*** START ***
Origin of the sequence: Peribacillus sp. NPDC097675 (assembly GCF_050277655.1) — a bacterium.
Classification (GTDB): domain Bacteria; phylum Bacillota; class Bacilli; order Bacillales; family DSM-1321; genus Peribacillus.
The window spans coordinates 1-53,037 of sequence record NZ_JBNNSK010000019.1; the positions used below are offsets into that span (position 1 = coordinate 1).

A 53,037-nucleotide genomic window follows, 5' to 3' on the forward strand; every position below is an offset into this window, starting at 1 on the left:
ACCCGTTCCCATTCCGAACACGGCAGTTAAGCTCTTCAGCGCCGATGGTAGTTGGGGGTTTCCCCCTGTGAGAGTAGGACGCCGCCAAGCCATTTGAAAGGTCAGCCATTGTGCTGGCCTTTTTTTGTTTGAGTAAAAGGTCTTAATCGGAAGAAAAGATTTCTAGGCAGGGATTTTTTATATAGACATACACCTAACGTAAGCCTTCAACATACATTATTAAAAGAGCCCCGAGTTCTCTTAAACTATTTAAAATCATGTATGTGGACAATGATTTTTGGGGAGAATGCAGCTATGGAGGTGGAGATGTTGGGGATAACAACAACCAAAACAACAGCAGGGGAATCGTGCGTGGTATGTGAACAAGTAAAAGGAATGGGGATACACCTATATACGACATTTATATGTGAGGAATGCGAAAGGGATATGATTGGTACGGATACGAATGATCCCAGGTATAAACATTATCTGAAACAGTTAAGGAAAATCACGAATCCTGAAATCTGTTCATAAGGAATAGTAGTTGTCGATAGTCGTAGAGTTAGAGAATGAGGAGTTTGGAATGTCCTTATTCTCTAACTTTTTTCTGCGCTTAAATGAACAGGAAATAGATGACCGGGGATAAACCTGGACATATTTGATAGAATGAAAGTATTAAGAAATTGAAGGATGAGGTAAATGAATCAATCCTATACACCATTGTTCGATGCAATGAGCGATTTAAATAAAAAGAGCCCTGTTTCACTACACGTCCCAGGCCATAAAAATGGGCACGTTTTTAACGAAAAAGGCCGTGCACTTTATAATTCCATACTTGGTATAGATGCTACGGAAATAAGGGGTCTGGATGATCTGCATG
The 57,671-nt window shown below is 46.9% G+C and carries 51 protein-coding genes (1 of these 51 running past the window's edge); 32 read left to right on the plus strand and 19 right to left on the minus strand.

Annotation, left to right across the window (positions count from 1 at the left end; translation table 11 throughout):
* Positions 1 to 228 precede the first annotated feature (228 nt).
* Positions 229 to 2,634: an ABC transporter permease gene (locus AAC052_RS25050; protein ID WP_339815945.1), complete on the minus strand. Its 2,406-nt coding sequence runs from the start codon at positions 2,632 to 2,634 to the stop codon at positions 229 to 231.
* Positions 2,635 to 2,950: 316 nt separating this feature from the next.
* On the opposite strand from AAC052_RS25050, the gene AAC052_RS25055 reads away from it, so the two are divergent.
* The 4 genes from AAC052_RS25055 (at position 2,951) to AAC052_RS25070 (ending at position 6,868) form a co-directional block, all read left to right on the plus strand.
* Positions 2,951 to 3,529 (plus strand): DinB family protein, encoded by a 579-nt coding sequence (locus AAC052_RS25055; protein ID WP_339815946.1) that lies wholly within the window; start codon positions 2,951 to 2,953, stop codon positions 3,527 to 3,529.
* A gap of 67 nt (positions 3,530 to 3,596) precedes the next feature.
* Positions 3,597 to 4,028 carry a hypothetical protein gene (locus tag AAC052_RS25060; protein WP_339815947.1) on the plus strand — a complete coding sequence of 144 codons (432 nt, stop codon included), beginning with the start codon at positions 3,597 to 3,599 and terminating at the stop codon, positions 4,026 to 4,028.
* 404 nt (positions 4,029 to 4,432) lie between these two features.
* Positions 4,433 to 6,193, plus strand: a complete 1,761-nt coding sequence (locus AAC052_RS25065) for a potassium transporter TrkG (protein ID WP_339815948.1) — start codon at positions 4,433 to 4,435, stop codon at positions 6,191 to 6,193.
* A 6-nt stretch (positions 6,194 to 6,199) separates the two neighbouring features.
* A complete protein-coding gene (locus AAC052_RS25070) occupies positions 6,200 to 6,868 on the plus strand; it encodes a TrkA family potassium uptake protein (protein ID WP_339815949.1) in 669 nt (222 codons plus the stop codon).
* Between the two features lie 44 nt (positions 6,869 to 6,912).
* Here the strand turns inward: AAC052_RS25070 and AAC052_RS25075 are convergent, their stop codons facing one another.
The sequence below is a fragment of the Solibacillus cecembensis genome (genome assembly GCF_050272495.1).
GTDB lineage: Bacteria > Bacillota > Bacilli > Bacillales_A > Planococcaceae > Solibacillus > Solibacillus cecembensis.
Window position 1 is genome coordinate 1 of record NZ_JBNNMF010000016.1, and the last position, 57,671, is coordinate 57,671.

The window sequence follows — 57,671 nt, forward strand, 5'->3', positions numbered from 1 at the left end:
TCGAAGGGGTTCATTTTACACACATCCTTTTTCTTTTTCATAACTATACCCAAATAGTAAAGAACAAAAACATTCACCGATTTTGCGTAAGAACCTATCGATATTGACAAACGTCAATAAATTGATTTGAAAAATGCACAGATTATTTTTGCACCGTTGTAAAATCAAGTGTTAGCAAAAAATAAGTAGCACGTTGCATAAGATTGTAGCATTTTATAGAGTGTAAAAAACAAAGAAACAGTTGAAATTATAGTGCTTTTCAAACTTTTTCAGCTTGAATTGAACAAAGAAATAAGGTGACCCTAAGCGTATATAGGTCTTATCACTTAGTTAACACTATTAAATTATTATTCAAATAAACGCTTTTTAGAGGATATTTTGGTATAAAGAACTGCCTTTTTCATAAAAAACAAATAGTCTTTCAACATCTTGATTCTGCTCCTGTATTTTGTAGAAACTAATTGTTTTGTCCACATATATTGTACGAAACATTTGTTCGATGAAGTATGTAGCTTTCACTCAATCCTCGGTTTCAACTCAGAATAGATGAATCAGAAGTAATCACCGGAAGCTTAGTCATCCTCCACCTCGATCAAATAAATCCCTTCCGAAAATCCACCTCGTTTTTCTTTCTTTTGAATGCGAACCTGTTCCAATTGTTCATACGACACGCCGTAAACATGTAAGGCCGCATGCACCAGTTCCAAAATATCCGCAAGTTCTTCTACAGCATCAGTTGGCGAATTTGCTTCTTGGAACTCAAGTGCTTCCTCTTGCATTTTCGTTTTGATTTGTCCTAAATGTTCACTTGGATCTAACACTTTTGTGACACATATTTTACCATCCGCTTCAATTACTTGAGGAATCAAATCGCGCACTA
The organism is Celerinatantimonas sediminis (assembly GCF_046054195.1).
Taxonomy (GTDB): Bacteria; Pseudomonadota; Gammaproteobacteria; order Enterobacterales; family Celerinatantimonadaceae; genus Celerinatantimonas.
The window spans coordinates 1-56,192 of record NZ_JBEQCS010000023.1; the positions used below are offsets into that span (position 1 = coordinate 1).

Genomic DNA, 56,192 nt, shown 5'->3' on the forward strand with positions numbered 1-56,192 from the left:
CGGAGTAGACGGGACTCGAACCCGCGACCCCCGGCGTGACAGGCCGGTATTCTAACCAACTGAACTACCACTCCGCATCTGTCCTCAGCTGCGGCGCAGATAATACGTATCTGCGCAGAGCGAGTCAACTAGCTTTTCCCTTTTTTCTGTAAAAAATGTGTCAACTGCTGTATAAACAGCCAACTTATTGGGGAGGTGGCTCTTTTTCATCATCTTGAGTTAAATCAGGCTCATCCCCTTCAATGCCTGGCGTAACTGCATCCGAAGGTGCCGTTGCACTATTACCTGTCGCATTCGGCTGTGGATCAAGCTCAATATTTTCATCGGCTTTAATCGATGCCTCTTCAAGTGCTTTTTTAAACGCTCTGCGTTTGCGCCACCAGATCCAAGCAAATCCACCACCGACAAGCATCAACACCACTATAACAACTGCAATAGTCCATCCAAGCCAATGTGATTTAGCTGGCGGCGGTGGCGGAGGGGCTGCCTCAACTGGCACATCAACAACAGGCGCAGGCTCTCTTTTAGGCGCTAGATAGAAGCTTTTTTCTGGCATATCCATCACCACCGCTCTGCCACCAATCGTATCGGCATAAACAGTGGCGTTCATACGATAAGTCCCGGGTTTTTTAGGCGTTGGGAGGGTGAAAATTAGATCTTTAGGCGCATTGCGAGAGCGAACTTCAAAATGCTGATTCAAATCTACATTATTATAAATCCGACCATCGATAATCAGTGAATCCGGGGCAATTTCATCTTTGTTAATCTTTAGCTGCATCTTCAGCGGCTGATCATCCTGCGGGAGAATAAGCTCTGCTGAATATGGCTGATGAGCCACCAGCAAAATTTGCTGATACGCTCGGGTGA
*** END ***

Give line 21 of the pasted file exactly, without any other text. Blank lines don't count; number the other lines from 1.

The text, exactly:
* Here the strand turns inward: AAC052_RS25070 and AAC052_RS25075 are convergent, their stop codons facing one another.